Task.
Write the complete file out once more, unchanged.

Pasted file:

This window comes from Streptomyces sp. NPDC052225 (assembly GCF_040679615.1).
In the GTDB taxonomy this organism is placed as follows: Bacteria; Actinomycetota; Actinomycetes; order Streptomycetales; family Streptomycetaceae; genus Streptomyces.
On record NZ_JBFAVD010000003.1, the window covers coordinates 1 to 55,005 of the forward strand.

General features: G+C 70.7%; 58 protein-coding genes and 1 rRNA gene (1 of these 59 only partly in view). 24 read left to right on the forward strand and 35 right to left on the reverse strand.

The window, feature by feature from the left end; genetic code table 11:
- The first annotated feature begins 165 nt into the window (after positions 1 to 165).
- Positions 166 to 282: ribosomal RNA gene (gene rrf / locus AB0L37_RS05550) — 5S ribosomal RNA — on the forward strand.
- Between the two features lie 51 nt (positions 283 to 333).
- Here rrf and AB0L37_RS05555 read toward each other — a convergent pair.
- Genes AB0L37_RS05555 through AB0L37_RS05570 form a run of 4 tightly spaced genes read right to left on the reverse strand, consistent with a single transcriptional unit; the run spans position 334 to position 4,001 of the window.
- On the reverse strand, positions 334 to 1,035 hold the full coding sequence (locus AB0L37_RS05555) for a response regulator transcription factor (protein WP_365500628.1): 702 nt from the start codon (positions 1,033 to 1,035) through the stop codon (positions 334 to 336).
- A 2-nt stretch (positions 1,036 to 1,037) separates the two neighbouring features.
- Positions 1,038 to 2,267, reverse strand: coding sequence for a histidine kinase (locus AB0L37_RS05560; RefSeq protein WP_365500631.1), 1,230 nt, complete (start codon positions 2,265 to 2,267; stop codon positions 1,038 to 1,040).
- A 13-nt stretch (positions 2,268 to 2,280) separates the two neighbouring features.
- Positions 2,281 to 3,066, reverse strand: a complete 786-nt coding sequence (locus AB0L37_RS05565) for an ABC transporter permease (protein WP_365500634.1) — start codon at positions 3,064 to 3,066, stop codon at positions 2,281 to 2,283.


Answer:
This window comes from Streptomyces sp. NPDC052225 (assembly GCF_040679615.1).
In the GTDB taxonomy this organism is placed as follows: Bacteria; Actinomycetota; Actinomycetes; order Streptomycetales; family Streptomycetaceae; genus Streptomyces.
On record NZ_JBFAVD010000003.1, the window covers coordinates 1 to 55,005 of the forward strand.

General features: G+C 70.7%; 58 protein-coding genes and 1 rRNA gene (1 of these 59 only partly in view). 24 read left to right on the forward strand and 35 right to left on the reverse strand.

The window, feature by feature from the left end; genetic code table 11:
- The first annotated feature begins 165 nt into the window (after positions 1 to 165).
- Positions 166 to 282: ribosomal RNA gene (gene rrf / locus AB0L37_RS05550) — 5S ribosomal RNA — on the forward strand.
- Between the two features lie 51 nt (positions 283 to 333).
- Here rrf and AB0L37_RS05555 read toward each other — a convergent pair.
- Genes AB0L37_RS05555 through AB0L37_RS05570 form a run of 4 tightly spaced genes read right to left on the reverse strand, consistent with a single transcriptional unit; the run spans position 334 to position 4,001 of the window.
- On the reverse strand, positions 334 to 1,035 hold the full coding sequence (locus AB0L37_RS05555) for a response regulator transcription factor (protein WP_365500628.1): 702 nt from the start codon (positions 1,033 to 1,035) through the stop codon (positions 334 to 336).
- A 2-nt stretch (positions 1,036 to 1,037) separates the two neighbouring features.
- Positions 1,038 to 2,267, reverse strand: coding sequence for a histidine kinase (locus AB0L37_RS05560; RefSeq protein WP_365500631.1), 1,230 nt, complete (start codon positions 2,265 to 2,267; stop codon positions 1,038 to 1,040).
- A 13-nt stretch (positions 2,268 to 2,280) separates the two neighbouring features.
- Positions 2,281 to 3,066, reverse strand: a complete 786-nt coding sequence (locus AB0L37_RS05565) for an ABC transporter permease (protein WP_365500634.1) — start codon at positions 3,064 to 3,066, stop codon at positions 2,281 to 2,283.